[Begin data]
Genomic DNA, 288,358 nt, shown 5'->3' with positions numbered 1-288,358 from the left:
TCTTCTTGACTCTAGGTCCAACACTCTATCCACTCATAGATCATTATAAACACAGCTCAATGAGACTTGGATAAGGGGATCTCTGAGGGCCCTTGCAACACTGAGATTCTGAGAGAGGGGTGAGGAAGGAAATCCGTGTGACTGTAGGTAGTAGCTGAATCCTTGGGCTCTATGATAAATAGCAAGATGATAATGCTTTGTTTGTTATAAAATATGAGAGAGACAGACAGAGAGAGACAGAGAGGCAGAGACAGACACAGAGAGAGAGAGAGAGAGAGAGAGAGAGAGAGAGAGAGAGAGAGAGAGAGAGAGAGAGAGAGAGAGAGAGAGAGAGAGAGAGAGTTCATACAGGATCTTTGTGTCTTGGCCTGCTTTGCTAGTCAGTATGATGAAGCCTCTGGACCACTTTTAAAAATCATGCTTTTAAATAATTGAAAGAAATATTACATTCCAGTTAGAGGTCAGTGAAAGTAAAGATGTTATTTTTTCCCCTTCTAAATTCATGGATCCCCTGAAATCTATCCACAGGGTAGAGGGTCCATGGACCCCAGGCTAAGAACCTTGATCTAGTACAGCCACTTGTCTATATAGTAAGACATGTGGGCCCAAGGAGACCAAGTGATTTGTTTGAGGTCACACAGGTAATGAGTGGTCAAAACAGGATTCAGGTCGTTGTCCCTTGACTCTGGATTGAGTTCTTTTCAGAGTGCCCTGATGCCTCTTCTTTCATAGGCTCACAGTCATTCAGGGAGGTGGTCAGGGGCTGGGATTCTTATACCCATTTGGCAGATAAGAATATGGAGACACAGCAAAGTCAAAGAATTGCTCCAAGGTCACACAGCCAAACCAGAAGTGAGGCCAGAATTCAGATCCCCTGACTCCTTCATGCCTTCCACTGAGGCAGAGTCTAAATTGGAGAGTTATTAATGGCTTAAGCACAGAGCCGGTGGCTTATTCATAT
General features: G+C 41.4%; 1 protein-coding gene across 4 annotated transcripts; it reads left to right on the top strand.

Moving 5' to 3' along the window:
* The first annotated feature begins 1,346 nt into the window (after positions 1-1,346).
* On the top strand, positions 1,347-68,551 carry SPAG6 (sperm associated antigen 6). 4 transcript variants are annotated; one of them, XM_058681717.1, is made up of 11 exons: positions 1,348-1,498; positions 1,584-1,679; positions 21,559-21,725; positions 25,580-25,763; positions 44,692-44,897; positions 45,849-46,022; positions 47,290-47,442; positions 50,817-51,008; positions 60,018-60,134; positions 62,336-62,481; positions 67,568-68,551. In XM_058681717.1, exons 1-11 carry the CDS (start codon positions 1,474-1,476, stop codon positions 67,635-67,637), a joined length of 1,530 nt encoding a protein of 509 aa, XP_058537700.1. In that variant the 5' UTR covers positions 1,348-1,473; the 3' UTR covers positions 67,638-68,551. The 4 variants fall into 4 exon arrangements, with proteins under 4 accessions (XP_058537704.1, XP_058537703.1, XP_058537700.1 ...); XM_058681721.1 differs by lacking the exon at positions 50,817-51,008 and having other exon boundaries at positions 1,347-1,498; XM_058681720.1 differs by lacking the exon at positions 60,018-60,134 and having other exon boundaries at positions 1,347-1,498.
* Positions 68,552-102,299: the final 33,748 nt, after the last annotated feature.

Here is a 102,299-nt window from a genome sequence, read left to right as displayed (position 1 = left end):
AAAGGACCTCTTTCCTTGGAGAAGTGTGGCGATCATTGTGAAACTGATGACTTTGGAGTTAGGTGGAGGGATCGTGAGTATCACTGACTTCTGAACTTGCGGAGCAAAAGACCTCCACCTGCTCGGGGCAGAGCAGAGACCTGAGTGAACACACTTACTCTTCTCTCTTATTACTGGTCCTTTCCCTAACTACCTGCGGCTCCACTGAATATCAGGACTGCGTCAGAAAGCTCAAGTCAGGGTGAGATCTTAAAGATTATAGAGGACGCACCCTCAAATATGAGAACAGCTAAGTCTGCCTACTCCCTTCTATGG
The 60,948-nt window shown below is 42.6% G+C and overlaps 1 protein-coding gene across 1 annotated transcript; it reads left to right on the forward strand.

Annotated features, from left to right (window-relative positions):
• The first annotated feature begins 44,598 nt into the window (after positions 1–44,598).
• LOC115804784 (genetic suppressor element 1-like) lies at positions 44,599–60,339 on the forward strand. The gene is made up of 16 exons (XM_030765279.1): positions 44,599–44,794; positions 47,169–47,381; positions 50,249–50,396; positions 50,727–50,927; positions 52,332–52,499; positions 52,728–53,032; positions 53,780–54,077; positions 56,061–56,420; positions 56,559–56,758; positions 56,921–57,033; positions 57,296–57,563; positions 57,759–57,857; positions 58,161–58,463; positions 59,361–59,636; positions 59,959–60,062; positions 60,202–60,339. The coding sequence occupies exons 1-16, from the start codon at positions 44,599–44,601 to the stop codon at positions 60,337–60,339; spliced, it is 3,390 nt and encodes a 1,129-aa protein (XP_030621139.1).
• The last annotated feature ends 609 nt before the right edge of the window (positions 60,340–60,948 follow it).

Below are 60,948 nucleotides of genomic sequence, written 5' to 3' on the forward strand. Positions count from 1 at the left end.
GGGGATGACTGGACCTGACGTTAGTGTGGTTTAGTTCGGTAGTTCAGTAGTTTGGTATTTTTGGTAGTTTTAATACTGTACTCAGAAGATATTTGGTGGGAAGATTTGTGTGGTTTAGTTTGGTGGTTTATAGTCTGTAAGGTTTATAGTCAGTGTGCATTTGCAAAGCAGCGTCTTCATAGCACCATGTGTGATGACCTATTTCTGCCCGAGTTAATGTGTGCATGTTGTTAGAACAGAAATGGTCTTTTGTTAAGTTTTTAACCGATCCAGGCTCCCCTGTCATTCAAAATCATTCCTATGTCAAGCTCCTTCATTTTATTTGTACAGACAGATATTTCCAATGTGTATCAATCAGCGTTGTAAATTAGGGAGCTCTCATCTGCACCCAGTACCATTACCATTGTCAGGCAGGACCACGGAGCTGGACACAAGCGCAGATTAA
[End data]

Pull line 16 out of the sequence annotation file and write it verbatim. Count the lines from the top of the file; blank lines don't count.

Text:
GGGGATGACTGGACCTGACGTTAGTGTGGTTTAGTTCGGTAGTTCAGTAGTTTGGTATTTTTGGTAGTTTTAATACTGTACTCAGAAGATATTTGGTGGGAAGATTTGTGTGGTTTAGTTTGGTGGTTTATAGTCTGTAAGGTTTATAGTCAGTGTGCATTTGCAAAGCAGCGTCTTCATAGCACCATGTGTGATGACCTATTTCTGCCCGAGTTAATGTGTGCATGTTGTTAGAACAGAAATGGTCTTTTGTTAAGTTTTTAACCGATCCAGGCTCCCCTGTCATTCAAAATCATTCCTATGTCAAGCTCCTTCATTTTATTTGTACAGACAGATATTTCCAATGTGTATCAATCAGCGTTGTAAATTAGGGAGCTCTCATCTGCACCCAGTACCATTACCATTGTCAGGCAGGACCACGGAGCTGGACACAAGCGCAGATTAA